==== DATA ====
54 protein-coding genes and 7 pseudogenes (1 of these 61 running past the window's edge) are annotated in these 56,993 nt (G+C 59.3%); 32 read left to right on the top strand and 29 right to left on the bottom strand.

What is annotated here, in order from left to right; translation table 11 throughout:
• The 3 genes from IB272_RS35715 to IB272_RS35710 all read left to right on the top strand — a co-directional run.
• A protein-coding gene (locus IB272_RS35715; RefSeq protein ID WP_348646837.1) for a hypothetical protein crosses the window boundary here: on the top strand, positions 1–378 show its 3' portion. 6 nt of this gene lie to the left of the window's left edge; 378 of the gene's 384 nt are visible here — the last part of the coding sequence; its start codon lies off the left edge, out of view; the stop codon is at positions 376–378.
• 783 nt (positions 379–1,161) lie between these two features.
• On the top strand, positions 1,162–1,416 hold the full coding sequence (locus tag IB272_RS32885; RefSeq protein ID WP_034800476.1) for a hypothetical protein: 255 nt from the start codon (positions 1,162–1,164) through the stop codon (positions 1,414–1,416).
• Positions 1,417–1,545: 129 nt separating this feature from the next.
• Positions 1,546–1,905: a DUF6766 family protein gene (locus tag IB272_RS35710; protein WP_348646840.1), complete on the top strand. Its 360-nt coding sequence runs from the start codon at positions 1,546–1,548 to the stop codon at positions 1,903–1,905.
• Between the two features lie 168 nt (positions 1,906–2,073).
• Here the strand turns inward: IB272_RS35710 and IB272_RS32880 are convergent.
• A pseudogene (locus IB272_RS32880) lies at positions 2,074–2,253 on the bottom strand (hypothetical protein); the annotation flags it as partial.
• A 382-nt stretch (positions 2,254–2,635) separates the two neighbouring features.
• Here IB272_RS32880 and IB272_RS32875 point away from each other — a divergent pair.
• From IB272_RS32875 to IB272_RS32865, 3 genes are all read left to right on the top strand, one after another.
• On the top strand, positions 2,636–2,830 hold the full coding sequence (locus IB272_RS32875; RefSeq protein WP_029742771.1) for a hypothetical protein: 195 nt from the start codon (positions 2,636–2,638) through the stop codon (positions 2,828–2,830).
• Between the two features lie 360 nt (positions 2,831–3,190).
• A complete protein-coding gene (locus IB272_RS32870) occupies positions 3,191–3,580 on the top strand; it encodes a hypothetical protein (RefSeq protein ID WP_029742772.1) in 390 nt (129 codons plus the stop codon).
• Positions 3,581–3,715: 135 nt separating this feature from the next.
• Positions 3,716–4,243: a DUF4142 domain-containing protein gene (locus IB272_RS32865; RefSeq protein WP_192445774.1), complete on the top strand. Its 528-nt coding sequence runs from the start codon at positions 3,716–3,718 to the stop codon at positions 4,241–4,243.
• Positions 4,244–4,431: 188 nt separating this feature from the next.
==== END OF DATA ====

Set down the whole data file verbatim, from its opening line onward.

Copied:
54 protein-coding genes and 7 pseudogenes (1 of these 61 running past the window's edge) are annotated in these 56,993 nt (G+C 59.3%); 32 read left to right on the top strand and 29 right to left on the bottom strand.

What is annotated here, in order from left to right; translation table 11 throughout:
• The 3 genes from IB272_RS35715 to IB272_RS35710 all read left to right on the top strand — a co-directional run.
• A protein-coding gene (locus IB272_RS35715; RefSeq protein ID WP_348646837.1) for a hypothetical protein crosses the window boundary here: on the top strand, positions 1–378 show its 3' portion. 6 nt of this gene lie to the left of the window's left edge; 378 of the gene's 384 nt are visible here — the last part of the coding sequence; its start codon lies off the left edge, out of view; the stop codon is at positions 376–378.
• 783 nt (positions 379–1,161) lie between these two features.
• On the top strand, positions 1,162–1,416 hold the full coding sequence (locus tag IB272_RS32885; RefSeq protein ID WP_034800476.1) for a hypothetical protein: 255 nt from the start codon (positions 1,162–1,164) through the stop codon (positions 1,414–1,416).
• Positions 1,417–1,545: 129 nt separating this feature from the next.
• Positions 1,546–1,905: a DUF6766 family protein gene (locus tag IB272_RS35710; protein WP_348646840.1), complete on the top strand. Its 360-nt coding sequence runs from the start codon at positions 1,546–1,548 to the stop codon at positions 1,903–1,905.
• Between the two features lie 168 nt (positions 1,906–2,073).
• Here the strand turns inward: IB272_RS35710 and IB272_RS32880 are convergent.
• A pseudogene (locus IB272_RS32880) lies at positions 2,074–2,253 on the bottom strand (hypothetical protein); the annotation flags it as partial.
• A 382-nt stretch (positions 2,254–2,635) separates the two neighbouring features.
• Here IB272_RS32880 and IB272_RS32875 point away from each other — a divergent pair.
• From IB272_RS32875 to IB272_RS32865, 3 genes are all read left to right on the top strand, one after another.
• On the top strand, positions 2,636–2,830 hold the full coding sequence (locus IB272_RS32875; RefSeq protein WP_029742771.1) for a hypothetical protein: 195 nt from the start codon (positions 2,636–2,638) through the stop codon (positions 2,828–2,830).
• Between the two features lie 360 nt (positions 2,831–3,190).
• A complete protein-coding gene (locus IB272_RS32870) occupies positions 3,191–3,580 on the top strand; it encodes a hypothetical protein (RefSeq protein ID WP_029742772.1) in 390 nt (129 codons plus the stop codon).
• Positions 3,581–3,715: 135 nt separating this feature from the next.
• Positions 3,716–4,243: a DUF4142 domain-containing protein gene (locus IB272_RS32865; RefSeq protein WP_192445774.1), complete on the top strand. Its 528-nt coding sequence runs from the start codon at positions 3,716–3,718 to the stop codon at positions 4,241–4,243.
• Positions 4,244–4,431: 188 nt separating this feature from the next.